WOLVERINE — STREET CLOTHES
X-MEN (TOY BIZ)
“Outside of the X-Men, Wolverine often escapes form the pressure of being a super hero by slipping into his secret identity, Logan. Unfortunately, trouble always seems to find Wolverine even when he’s out of costume! Still, uniform or not, with his six adamantium claws and one bad attitude, Wolverine has a way of taking care of just about any problem which comes his way!”
Two years into Toy Biz’s X-Men line, getting a new Wolverine was practically a clockwork affair. Marvel made Toy Biz’s job fairly easy at first, since he had a whole assortment of reasonable costume changes to take advantage of. By Series 6, they were definitely running thin on valid variants, though (hence that assortment’s Wolverine technically not being a Wolverine). Fortunately, they did still manage to squeeze out a few more sensible variants before descending into completely made-up nonsense. Today’s figure is one of those “sensible variants,” depicting Logan in civilian attire, as he was frequently seen in the comics.
THE FIGURE ITSELF
Street Clothes Wolverine was released in Series 7 of Toy Biz’s X-Men line, and was proudly marked as the “7th Edition” of Wolverine. The figure stands just over 5 inches tall and he has 8 points of articulation. He misses out on the usual elbow articulation due to his action feature, which I’ll touch on in just a moment. Wolverine’s sculpt was all-new to him and would remain unique, never being used for any other figures. And that’s really the best thing to be said about it, that it was never used again, because boy is it not one of Toy Biz’s stronger offerings. By this point in the line, Toy Biz was actually starting to get the hang of that whole sculpting thing, so the fact that this Wolverine ends up so rudimentary and backwards is a little bit of a surprise. This guy was in the same assortment as Ch’od! That sculpt was awesome and fairly naturally posed. This one? Well, natural certainly doesn’t describe how he looks. Let’s start with the head. Of all the unmasked Wolverines that Toy Biz produced, this one’s got to be one of the least intimidating takes they presented. He just ends up looking a little lost and bemused. He’s also got those dopey looking super straight arms. The illustration on the back of the box shows the arms having a slight bend to them, but there’s nothing of the sort on the final product, which makes the whole upper torso feel rather stiff. The arms are of course like this thanks to the claw-popping feature. We had last seen in on Wolverine I, where it honestly worked a fair bit better. This just really didn’t hold to it. Even the detailing on this figure seems rather soft compared to others in the same set, with most of the figure being very smooth and without texture. Comparing the jacket on this figure to the one on the Rogue from the same assortment is like night and day. Hers looks sleek and sharp and cool; his just looks puffy. His paint work is alright, I guess. Nothing amazing, but they did manage to keep his usual colors in the mix, and he doesn’t look any more awful than the sculpt already has him looking. Street Clothes Wolverine included no accessories. What, not even a goofy, out of place gun?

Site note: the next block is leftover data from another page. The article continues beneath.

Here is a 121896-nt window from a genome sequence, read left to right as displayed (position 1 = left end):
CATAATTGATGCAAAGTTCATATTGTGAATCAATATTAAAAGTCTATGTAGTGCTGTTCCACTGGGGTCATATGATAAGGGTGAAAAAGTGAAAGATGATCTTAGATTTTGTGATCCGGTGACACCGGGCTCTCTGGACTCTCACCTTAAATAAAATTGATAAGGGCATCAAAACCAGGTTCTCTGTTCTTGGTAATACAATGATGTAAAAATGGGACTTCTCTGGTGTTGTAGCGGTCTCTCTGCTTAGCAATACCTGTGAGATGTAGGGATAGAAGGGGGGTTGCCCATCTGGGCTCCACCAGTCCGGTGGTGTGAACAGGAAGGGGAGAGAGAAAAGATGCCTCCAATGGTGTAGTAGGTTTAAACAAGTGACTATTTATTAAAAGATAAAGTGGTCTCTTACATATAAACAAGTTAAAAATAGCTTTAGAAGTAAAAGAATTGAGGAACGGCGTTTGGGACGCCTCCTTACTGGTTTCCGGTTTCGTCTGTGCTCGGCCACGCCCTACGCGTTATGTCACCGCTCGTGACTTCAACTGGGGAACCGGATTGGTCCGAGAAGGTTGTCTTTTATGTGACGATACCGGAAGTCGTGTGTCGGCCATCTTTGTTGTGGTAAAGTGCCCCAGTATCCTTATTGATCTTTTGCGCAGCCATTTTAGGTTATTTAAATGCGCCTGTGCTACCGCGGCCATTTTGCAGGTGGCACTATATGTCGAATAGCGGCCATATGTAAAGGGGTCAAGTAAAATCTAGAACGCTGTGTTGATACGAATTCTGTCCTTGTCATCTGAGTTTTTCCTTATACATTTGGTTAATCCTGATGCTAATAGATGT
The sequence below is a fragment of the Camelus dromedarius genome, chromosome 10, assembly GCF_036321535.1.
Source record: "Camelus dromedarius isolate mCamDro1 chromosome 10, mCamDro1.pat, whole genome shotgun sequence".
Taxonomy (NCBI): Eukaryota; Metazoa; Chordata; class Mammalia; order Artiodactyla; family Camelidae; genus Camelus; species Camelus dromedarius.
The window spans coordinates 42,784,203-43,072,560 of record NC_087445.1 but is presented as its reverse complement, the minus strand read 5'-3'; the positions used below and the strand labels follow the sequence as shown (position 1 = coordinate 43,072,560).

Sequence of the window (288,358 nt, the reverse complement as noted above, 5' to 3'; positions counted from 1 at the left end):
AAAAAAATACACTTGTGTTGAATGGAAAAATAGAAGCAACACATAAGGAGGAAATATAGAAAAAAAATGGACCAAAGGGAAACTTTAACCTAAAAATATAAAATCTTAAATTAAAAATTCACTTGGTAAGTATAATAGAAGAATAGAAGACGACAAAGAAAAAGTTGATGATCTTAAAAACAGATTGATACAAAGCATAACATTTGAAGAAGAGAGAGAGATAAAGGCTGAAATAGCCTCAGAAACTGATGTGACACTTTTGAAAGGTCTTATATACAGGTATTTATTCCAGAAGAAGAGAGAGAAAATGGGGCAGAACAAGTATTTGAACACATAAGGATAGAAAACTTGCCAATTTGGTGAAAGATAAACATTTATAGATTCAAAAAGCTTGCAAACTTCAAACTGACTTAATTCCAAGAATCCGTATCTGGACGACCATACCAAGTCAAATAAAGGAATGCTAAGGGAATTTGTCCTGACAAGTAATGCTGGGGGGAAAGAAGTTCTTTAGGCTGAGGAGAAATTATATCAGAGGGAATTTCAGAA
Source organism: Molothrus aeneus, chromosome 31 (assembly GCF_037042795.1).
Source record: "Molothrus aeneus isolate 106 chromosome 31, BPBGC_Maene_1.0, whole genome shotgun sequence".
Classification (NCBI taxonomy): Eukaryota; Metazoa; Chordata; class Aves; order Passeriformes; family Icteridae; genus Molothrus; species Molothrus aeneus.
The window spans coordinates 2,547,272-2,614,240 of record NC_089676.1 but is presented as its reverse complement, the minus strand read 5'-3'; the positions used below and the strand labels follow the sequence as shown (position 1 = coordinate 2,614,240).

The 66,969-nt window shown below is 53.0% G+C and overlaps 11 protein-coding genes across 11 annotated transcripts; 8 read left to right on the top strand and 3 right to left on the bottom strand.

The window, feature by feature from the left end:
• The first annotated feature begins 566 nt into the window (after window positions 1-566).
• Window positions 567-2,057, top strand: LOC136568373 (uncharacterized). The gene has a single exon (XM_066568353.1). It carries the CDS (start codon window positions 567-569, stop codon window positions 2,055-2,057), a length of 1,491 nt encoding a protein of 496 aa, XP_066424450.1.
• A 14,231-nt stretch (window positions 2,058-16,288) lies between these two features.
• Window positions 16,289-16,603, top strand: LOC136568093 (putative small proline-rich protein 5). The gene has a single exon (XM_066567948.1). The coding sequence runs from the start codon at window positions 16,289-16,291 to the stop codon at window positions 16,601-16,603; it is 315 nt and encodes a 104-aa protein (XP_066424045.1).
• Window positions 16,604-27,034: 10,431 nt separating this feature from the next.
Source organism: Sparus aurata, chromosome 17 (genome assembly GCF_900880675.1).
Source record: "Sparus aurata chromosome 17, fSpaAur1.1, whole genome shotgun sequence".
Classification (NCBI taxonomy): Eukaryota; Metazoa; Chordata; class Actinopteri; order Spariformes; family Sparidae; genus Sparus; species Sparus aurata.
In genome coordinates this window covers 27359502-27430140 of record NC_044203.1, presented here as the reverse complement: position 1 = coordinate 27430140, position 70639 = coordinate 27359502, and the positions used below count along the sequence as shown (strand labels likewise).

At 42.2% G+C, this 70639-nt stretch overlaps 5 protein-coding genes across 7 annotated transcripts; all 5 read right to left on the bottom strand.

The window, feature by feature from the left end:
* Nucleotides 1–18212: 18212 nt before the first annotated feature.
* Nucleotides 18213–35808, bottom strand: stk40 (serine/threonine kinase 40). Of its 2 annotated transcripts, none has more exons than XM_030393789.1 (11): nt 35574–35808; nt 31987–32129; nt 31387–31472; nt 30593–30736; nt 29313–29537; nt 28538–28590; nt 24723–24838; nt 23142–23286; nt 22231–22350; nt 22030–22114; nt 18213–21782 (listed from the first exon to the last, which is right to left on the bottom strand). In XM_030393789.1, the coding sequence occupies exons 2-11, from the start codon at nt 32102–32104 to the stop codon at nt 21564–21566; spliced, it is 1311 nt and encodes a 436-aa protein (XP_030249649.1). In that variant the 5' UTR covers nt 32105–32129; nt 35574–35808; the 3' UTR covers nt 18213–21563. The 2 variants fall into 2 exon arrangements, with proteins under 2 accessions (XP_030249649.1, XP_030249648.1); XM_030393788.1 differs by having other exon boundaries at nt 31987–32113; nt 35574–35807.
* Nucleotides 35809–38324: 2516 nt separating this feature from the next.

THE ME HALF OF THE EQUATION
As a kid, I didn’t have this figure, but my cousin did. It wasn’t one of my favorites. Or one of his favorites. Or one of anyone’s favorites, I’d wager. Mine was fished out of a bin of loose figures a few years ago, alongside some other X-Men figures. He’s not great. That’s about the most I can muster. Like, he’s not actively bad, so I can’t really say I hate him, but boy is he just uninspiring.